"Limits of Liability "Under the Liability Coverage, the limits of bodily injury liability stated in the declarations as applicable to `each person' is the limit of the company's liability for all damages, including damages for care and loss of services, arising out of bodily injury sustained by one person as the result of any one occurrence; the limit of such liability stated in the declarations as applicable to `each occurrence' is, subject to the above provision respecting each person, the total limit of the company's liability for all such damages arising out of bodily injury sustained by two or more persons as the result of any one occurrence. The limit of property damage liability stated in the declarations as applicable to `each occurrence' is the total limit of the company's liability for all damages arising out of injury to or destruction of all property of one or more persons or organizations, including the loss of use thereof, as the result of any one occurrence." (Emphasis supplied.)

The statute placed at issue, I.C. 1971, 9-2-1-15,[1] Ind. Stat. Anno., § 47-1057, Burns' 1965 Repl., is as follows:

"Proof of financial responsibility defined Injury to person or property, or death Amount of proof required. Proof of financial responsibility shall mean proof of ability to respond in damages for liability thereafter incurred, arising out of the ownership, maintenance or use of a motor vehicle, in the amount of ten thousand dollars [$10,000] because of bodily injury to or death of any one [1] person, and, subject to said limit respecting one [1] person, in the amount of twenty thousand dollars [$20,000] because of bodily injury to or death of two [2] or more persons in any one [1] accident, and in the amount of five thousand dollars [$5,000] because of injury to or destruction of property in any one [1] accident. Such proof in such amounts shall be furnished for each motor vehicle registered by such person."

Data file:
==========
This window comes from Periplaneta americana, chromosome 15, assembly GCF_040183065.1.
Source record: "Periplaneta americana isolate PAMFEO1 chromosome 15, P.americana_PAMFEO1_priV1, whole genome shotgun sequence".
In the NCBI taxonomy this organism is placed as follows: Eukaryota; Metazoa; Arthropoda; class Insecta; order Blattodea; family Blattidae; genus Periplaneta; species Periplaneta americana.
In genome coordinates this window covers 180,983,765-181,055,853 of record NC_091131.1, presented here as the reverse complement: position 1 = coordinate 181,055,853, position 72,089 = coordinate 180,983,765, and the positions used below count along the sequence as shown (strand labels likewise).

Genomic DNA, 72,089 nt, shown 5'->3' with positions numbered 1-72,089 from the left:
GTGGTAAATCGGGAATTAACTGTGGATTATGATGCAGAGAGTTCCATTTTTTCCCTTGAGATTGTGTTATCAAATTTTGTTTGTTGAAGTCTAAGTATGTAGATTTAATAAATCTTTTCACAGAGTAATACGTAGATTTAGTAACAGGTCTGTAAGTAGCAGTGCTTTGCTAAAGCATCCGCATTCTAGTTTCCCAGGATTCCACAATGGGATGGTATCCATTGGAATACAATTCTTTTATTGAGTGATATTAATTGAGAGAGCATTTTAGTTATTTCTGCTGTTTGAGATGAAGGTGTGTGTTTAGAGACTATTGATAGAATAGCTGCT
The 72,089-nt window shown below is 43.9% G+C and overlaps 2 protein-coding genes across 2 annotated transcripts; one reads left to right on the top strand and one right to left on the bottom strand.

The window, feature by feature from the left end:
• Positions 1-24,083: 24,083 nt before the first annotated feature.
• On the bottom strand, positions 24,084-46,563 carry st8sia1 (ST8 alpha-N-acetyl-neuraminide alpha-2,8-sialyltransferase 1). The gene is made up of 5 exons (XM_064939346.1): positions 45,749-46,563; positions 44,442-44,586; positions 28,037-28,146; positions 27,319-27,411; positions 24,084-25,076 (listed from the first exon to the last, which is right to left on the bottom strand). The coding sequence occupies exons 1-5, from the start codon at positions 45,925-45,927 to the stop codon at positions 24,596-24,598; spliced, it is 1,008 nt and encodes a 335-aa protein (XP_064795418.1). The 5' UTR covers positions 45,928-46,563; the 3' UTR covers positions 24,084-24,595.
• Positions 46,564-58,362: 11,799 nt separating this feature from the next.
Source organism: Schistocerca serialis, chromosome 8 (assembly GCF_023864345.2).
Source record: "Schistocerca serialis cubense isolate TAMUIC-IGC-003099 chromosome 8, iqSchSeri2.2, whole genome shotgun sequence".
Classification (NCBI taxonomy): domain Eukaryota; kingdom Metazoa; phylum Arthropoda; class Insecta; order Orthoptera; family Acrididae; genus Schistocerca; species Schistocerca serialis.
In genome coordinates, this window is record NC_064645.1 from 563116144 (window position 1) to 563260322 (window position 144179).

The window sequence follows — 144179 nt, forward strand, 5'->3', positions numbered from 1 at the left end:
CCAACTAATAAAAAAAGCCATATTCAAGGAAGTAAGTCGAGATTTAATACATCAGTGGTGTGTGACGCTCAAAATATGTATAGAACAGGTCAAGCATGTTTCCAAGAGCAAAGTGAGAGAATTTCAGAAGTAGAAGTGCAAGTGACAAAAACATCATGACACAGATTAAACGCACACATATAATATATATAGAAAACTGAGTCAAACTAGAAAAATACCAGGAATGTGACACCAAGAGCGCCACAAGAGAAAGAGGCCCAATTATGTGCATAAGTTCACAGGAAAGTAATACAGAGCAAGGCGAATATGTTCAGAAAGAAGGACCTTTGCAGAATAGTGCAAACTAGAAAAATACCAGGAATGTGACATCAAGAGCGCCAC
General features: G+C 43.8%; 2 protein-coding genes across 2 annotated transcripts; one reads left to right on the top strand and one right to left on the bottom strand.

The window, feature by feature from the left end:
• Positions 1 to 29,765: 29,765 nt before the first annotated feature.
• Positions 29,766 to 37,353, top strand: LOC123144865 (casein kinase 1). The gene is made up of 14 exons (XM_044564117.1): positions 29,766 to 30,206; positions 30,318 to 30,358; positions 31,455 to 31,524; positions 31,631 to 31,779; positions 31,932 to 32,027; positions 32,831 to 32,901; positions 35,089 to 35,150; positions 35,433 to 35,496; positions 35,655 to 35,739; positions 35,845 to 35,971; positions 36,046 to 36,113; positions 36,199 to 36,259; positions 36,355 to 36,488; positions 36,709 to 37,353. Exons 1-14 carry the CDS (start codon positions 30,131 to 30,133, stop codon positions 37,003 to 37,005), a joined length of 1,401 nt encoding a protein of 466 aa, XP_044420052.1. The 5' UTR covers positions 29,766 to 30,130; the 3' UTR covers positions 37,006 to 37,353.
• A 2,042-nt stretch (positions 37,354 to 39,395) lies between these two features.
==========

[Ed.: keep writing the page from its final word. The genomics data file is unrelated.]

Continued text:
The trial court found that the bodily injury portion of the "limits of liability" does not include coverage for damages for care and loss of services. Further, the trial court found that the property damage "limits of liability" of the policy does include coverage for damages for care and loss of services arising out of bodily injury to the statutory limit of $5,000.

The trial court subsequently entered judgment declaring that AFM's policy provides coverage for damages for care and loss of services arising out of bodily injury under the property damage limits of liability to the statutory limit of $5,000.

AFM timely filed a motion for a new trial asserting that:

1. The decision of the court is not sustained by sufficient evidence. 2. The decision of the court is contrary to law.

The sole error assigned by AFM is the overruling of its motion for a new trial.

It is contended by Amicus Curiae, and found by the trial court, that a father's claim for care and loss of services resulting from personal injuries to his minor child are property damages. Therefore, the policy provision which purports to include care and loss of services within the bodily injury limit of liability contravenes § 47-1057, supra, the public policy of the *562 State of Indiana, and is unenforceable. With this contention AFM disagrees.